These 6 Artificial Intelligence Startups Could Be Intel's Next Acquisition Target

Who's Next On Intel's AI Shopping List?

Intel is investing heavily in artificial intelligence through acquisitions – and the company has built up its AI prowess over the past year through blockbuster acquisitions of companies like Mobileye, Itseez and Nervana Systems.

As the market's overall interest in AI increases, acquisitions in this space have also been at an all-time high, with market research company CB Insights stating in its recent "State of Artificial Intelligence" report that deals tied to AI startups shot up from 150 in 2012 to 698 in 2016.

Who is next on Intel's acquisition list as the company continues to build out its artificial intelligence portfolio? Here are six AI startups that the chip company could have its eyes on for its next deal.

Mighty AI

Mighty AI offers a Training Data As a Service platform that solves customers' big data issues through paying subject matter experts to customize AI engines – so customers can still use AI technology even if they may not have the necessary data sets to set up AI software. Mighty AI launched in 2014 as a smartphone app startup called Spare5, but in 2017 the company refocused itself to instead help companies scale their natural language models.

Intel has an existing relationship with Mighty AI as a customer – the chip company is promoting and selling Mighty AI's training data services to its global customers, so its technology could be an easy integration into Intel's existing AI portfolio. Intel's venture arm, Intel Capital, also led a $15 million funding round in Mighty AI in January.


DataRobot offers a software platform for machines that uses a method called parallel processing to evaluate open-source library models like R, Python and H2O, and automatically find the best option for implementing predictive analytics around an organization's data. The startup, founded in 2012, also offers a data science education program to help the critical shortage of data scientists in the industry through changing the speed of predictive analytics. For Intel, which previously invested in Data Robot's $33 million Series B round in November 2016, the acquisition of DataRobot could help broaden the company's predictive analytics AI capabilities.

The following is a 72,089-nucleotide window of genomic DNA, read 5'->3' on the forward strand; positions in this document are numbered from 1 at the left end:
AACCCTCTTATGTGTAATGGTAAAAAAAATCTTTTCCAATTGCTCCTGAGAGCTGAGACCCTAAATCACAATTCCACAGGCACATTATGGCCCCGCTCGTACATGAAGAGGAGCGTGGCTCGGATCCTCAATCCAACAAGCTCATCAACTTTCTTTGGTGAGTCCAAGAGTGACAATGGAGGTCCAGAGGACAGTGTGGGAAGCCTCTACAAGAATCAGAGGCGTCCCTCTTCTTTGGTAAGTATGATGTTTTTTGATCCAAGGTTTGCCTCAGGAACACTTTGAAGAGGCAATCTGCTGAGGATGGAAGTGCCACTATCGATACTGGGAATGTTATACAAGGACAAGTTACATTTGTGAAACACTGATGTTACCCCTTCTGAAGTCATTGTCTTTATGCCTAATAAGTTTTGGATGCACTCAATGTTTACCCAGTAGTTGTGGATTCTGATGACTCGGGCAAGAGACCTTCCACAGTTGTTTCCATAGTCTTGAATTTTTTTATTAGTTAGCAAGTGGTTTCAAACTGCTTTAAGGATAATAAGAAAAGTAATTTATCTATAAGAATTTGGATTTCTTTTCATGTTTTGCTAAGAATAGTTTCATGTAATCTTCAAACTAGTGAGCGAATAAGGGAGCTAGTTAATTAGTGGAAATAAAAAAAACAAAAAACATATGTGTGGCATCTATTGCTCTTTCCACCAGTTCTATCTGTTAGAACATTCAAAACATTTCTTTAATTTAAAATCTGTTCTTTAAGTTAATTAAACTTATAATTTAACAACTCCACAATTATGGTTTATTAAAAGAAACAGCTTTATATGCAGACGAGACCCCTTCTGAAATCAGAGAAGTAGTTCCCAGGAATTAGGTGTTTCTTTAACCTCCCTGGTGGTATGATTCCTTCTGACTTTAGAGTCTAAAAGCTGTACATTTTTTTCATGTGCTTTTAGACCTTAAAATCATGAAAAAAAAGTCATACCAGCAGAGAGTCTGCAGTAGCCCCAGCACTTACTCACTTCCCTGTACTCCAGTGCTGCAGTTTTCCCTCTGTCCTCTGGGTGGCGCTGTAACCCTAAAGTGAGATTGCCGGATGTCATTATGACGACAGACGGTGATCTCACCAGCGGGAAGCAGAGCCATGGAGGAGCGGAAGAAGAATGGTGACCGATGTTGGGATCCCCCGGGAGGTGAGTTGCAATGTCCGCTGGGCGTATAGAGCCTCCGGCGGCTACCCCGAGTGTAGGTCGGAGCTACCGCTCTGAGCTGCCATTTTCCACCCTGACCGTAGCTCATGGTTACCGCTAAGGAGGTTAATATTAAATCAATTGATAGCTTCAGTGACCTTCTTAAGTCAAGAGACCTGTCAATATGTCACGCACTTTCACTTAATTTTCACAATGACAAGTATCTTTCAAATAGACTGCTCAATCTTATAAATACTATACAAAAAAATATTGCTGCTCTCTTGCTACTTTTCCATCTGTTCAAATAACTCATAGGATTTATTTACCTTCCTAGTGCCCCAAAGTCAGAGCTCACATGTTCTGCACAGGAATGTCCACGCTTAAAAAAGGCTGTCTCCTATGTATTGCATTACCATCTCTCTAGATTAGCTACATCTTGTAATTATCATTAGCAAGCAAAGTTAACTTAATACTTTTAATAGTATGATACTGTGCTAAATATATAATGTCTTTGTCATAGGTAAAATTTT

Founded in 2013, Lumiata takes AI to the health-care space by applying data-driven medical science to patient data so that hospitals can access real-time predictive AI analytics. Using that data, hospitals can access more accurate information about symptoms, diagnoses and medications.

In May 2016, Intel Capital led a $10 million fund round for Lumiata as the startup accelerated its deployment of medical AI. A potential acquisition of Lumiata could flesh out Intel's existing AI solutions beyond the autonomous vehicle market to also include the lucrative health-care space.


AEye offers an advanced vision system that combines computer vision with Light Detection and Ranging (LiDAR) – a remote sensing method that can examine the earth's surface and air. This system enables more accurate vision intelligence for autonomous vehicles that better understand how the external aspects of a scene around a car impacts the vehicle.

Intel participated in a $16 million Series A venture round for AEye in June. The startup, which also recently bought a $16 million Lidar Tech to bolster its computer vision technology, could round out Intel's already strong AI capabilities for autonomous vehicles.


CognitiveScale offers two products that interpret big data and implement machine learning across various aspects of the enterprise, from the front office to mission-critical core functions. These products are deployed through the company's cloud foundation which can be scaled over IBM, Amazon and Microsoft cloud infrastructures.

The CognitiveScale team combines management expertise in key industry verticals as well as experience in both enterprise software and machine learning. Intel co-led an investment round of up to $21.8 million for CognitiveScale, along with Norwest Venture Partners, in August 2016.

Element AI

Founded in 2016, Element AI builds customized applications that can be quickly brought to market, essentially offering AI as a service. This enables enterprises to quickly deploy AI capabilities without the difficulty of building up an internal AI team.

Intel has invested in the Montreal-based AI company, adding into a $102 million Series A round that was led by Data Collective and announced in June. The potential acquisition of the company could help Intel address the hurdle of enterprises that want an AI team but don't have the necessary resources.